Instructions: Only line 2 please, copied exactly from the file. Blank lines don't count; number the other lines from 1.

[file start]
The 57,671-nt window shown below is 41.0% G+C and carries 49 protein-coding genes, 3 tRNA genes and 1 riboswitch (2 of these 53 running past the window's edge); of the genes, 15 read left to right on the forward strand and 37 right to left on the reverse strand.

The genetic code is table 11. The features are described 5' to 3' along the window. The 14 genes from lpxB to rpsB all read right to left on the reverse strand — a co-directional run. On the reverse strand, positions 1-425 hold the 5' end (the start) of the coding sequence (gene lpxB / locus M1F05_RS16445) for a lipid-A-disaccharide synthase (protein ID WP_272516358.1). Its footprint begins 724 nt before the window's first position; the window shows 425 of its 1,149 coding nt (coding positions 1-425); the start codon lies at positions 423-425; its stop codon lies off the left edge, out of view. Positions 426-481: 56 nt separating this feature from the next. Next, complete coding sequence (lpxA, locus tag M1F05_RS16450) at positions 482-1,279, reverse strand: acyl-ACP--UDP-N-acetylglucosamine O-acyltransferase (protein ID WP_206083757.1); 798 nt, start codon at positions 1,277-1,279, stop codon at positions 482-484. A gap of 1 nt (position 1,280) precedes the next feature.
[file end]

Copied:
The genetic code is table 11. The features are described 5' to 3' along the window. The 14 genes from lpxB to rpsB all read right to left on the reverse strand — a co-directional run. On the reverse strand, positions 1-425 hold the 5' end (the start) of the coding sequence (gene lpxB / locus M1F05_RS16445) for a lipid-A-disaccharide synthase (protein ID WP_272516358.1). Its footprint begins 724 nt before the window's first position; the window shows 425 of its 1,149 coding nt (coding positions 1-425); the start codon lies at positions 423-425; its stop codon lies off the left edge, out of view. Positions 426-481: 56 nt separating this feature from the next. Next, complete coding sequence (lpxA, locus tag M1F05_RS16450) at positions 482-1,279, reverse strand: acyl-ACP--UDP-N-acetylglucosamine O-acyltransferase (protein ID WP_206083757.1); 798 nt, start codon at positions 1,277-1,279, stop codon at positions 482-484. A gap of 1 nt (position 1,280) precedes the next feature.